Book Review

Far From the Tree

Oh my goodness. Dear readers, please do yourselves a favor and read this fantastic book. It’s the 2017 National Book Award for Young People’s Literature winner, and it deserves that title a thousand-fold. Also, Robin Benway is a super sweet and wonderful person, so you should read more of her books just in general.

I met Robin through my MFA program, and sat down for a one-on-one with her where we talked about YA and writing. I came home from that residency struck by how approachable and kind she was, so I went to read some of her books. And promptly emailed her to tell her how much I loved her stories. She responded! Which is always a cool feeling, for a fan.

Later, I listened to her First Draft podcast with Sarah Enni, and was struck all over again by how authentic, and intelligent, and kind Robin is. She talked about the writing process in a way that had me crying, listening to that podcast. I highly recommend it, especially if you listen to it after you’ve read Far From the Tree, so that you can really connect to how she talks about the characters.

As far as the book goes…well. If a podcast made me cry, you can be damn sure the book made me cry, too. On the train. On the bus. In front of unsuspecting Seattle strangers. And I didn’t even care because oh my goodness everyone needs these emotions in their life. Everyone needs to hear these stories.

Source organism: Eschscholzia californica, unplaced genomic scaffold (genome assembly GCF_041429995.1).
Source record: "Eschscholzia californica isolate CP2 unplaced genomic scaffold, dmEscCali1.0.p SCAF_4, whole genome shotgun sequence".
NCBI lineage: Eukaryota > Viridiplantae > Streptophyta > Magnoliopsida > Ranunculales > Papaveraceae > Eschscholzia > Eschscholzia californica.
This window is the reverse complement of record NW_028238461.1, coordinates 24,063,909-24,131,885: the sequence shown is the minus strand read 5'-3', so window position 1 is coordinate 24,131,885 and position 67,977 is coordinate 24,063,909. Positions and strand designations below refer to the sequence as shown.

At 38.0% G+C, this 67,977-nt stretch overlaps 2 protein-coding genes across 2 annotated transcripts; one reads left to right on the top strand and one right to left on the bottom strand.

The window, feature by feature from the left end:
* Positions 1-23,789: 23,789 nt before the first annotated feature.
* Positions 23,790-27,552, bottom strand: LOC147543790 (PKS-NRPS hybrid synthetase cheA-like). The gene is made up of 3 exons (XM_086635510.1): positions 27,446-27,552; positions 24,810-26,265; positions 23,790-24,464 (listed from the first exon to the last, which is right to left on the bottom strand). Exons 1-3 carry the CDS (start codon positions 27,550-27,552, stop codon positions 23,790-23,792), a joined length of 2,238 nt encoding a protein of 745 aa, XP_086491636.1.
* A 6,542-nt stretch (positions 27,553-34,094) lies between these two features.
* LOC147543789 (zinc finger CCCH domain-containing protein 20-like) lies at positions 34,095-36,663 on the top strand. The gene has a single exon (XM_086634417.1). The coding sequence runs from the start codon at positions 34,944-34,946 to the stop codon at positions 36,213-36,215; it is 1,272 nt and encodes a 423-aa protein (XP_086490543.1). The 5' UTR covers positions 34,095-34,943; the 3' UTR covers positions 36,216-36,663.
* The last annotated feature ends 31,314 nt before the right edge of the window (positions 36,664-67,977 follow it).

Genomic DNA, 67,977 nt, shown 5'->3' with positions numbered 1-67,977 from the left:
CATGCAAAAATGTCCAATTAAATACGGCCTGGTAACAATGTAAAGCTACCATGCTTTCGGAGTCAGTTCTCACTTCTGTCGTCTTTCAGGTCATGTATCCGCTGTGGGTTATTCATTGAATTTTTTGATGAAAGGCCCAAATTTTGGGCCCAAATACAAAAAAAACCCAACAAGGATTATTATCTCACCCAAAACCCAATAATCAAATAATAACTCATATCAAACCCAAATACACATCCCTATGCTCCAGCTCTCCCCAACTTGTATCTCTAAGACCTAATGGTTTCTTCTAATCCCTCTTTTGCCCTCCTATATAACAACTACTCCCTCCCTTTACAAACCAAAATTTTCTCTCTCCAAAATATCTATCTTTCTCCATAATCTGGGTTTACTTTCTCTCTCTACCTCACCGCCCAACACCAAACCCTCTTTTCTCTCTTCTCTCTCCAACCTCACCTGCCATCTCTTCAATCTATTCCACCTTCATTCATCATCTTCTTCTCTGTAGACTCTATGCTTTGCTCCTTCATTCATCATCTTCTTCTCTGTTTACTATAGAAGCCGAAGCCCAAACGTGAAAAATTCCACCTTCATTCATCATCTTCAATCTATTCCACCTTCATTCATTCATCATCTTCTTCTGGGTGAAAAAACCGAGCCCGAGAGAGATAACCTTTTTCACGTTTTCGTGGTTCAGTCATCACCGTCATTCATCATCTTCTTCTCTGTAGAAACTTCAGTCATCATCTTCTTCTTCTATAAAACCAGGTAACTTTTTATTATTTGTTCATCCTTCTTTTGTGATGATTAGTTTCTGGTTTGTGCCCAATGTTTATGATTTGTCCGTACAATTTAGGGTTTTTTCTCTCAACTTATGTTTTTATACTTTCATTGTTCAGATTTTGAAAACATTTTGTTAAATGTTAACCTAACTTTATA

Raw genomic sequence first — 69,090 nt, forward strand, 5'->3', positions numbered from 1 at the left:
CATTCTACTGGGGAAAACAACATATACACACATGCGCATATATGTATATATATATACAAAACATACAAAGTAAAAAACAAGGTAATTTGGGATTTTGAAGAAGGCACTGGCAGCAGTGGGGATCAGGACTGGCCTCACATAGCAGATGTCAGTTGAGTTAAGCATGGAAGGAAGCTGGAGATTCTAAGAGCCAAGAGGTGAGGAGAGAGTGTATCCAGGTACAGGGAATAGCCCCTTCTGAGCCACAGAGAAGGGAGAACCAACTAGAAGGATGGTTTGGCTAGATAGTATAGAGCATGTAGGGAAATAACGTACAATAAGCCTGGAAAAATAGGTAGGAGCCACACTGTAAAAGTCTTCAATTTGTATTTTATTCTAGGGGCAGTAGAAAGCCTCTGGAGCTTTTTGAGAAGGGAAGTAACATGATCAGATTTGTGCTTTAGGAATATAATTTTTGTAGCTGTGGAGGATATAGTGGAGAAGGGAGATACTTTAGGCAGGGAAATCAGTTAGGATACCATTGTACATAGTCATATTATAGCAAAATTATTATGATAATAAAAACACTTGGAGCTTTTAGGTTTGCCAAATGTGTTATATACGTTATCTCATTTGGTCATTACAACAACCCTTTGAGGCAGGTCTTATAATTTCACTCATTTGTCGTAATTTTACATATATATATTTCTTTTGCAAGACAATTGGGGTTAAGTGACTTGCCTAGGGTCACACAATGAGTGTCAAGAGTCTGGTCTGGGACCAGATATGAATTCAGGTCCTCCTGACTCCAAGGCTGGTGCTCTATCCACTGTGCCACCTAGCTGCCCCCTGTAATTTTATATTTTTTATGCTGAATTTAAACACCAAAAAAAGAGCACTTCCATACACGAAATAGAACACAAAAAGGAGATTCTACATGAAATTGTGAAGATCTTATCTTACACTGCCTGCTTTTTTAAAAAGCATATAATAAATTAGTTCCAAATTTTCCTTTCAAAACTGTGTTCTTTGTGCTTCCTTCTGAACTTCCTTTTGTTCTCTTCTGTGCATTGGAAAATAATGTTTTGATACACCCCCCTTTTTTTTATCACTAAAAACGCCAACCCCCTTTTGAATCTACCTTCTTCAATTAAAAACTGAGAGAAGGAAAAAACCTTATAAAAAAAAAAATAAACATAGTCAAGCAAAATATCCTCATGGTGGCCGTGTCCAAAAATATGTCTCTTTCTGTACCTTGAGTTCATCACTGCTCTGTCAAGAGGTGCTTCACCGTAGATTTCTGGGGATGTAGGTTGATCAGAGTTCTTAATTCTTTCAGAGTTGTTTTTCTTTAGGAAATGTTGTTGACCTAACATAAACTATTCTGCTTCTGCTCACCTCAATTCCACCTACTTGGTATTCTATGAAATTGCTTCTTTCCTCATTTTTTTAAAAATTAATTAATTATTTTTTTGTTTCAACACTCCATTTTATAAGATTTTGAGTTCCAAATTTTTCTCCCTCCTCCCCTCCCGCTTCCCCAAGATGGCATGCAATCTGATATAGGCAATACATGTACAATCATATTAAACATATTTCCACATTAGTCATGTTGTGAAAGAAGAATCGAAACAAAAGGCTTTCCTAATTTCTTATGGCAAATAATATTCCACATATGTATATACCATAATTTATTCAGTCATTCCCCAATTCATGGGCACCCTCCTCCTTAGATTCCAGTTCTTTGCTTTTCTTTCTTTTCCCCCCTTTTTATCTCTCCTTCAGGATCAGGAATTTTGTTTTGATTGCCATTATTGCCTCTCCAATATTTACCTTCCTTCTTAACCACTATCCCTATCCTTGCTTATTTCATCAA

Maya, Joaquin, and Grace are three very different characters. They have unique voices, really particular ways of seeing the world. They tug on your heartstrings at every turn. Maya was probably my favorite, because she’s hurt and angry and defensive and I think it’s because she has the most tender heart. I can relate to that. 🙂

The narrative arcs for each character just kind of sneak up on you. You don’t know for sure how things will turn out, or what they are supposed to accomplish, but it’s really beautiful how messy and lovely their journeys are. It’s very much a stand-alone novel, as well—I would love to spend more time with Grace and Joaquin and Maya, but their arcs do wrap up at the end of this novel, with no big teasers leading to a sequel. There’s a sense of closure there that was kind of healing to get to, after traveling with them through such emotional stuff.

There’s a million things I love about this book that I don’t want to spoil for you. It’s beautiful writing. It’s compelling characters. It’s gritty and real and makes your heart ache. Go read it, all of you.

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